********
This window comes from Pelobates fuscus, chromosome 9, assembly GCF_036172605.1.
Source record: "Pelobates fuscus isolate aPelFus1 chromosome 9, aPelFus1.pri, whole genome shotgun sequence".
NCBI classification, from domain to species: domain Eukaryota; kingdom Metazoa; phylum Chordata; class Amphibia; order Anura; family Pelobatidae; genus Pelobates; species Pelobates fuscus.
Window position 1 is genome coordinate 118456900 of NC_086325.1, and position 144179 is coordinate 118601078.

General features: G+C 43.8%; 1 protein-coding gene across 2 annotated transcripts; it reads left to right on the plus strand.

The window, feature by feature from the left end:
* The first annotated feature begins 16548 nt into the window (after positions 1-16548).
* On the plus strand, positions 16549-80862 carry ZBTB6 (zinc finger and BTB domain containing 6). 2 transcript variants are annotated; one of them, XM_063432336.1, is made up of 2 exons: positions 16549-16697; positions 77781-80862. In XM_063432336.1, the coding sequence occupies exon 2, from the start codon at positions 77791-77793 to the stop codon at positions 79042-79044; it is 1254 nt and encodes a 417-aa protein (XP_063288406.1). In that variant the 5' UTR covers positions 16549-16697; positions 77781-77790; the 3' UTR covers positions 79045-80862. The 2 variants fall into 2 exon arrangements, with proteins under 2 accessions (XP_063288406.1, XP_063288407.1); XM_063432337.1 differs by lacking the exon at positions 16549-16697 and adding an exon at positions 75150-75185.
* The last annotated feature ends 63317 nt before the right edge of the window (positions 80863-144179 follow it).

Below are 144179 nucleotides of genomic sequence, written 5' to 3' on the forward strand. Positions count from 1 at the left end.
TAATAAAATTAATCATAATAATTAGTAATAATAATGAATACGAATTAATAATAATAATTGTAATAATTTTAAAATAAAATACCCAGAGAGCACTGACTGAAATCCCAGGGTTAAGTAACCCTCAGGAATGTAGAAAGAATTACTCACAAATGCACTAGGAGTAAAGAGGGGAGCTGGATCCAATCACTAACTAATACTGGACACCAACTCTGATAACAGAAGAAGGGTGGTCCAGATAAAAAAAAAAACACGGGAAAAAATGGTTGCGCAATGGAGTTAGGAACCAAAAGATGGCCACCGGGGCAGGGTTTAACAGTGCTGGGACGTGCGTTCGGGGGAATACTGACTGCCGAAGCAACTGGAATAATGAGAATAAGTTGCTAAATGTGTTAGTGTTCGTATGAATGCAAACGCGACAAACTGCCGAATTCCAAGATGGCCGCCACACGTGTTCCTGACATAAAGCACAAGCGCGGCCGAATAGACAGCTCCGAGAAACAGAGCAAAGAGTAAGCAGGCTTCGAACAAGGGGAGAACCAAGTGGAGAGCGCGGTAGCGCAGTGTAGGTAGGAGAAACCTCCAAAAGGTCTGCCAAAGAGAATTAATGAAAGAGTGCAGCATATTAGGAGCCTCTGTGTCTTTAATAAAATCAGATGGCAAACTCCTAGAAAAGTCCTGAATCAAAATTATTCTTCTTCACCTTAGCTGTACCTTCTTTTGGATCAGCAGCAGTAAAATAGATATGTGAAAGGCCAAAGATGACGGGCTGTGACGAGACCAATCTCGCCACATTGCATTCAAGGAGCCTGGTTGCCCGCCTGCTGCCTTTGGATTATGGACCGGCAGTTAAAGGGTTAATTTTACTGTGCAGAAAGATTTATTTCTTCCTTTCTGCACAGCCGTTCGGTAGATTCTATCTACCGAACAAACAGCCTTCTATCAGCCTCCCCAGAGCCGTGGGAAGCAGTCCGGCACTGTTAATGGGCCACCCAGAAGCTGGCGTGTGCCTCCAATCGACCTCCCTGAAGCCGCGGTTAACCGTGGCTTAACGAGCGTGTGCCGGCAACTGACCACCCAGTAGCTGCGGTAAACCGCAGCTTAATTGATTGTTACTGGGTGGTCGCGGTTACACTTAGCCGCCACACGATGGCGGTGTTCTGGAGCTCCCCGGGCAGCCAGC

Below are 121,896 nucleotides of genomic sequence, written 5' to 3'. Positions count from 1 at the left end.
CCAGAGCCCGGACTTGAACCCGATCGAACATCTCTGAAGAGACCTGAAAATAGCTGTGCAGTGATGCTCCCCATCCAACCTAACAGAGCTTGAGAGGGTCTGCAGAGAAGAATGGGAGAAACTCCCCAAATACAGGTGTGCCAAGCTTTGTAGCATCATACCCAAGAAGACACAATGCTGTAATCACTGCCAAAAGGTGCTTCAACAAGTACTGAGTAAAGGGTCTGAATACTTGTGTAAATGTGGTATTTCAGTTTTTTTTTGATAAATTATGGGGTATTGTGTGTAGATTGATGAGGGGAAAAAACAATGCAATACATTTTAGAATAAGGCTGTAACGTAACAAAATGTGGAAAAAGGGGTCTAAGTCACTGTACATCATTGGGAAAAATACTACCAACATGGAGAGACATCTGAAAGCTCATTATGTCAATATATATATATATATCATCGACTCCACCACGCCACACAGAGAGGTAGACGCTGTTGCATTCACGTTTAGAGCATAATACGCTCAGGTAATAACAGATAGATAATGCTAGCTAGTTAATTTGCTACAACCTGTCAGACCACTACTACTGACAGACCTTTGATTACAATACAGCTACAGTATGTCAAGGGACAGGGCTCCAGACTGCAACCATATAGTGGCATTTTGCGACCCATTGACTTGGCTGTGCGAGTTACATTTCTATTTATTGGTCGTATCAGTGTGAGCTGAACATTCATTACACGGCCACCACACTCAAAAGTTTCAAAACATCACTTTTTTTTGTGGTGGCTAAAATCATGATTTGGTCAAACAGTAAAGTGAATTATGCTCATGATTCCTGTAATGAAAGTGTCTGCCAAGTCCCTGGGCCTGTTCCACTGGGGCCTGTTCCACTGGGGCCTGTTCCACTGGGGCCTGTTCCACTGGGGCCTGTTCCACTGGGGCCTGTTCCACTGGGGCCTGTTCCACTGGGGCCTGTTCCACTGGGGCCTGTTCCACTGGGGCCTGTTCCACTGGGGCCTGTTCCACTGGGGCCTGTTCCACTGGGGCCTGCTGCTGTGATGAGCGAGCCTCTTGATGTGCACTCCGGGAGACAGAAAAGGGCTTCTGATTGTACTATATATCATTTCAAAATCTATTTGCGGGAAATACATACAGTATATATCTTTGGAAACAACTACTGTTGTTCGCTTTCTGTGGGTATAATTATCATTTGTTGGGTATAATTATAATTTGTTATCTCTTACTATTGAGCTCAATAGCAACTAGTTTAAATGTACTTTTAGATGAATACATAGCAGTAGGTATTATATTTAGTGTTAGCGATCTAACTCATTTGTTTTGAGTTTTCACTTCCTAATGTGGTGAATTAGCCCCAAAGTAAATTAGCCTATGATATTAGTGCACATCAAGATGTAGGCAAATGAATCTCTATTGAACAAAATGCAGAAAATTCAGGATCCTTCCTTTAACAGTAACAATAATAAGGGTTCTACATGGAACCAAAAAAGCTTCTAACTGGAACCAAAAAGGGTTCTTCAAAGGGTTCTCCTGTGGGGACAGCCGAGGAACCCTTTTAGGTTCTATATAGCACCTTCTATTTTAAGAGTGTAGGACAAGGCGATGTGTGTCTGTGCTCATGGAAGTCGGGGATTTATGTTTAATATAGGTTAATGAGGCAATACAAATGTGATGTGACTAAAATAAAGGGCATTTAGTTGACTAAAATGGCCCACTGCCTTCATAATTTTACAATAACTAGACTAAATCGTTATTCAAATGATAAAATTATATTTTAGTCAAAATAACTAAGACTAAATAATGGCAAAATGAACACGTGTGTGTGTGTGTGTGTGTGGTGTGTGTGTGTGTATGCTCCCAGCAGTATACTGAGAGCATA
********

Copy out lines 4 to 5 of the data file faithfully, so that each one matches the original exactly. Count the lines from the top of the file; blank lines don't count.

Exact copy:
Window position 1 is genome coordinate 118456900 of NC_086325.1, and position 144179 is coordinate 118601078.

General features: G+C 43.8%; 1 protein-coding gene across 2 annotated transcripts; it reads left to right on the plus strand.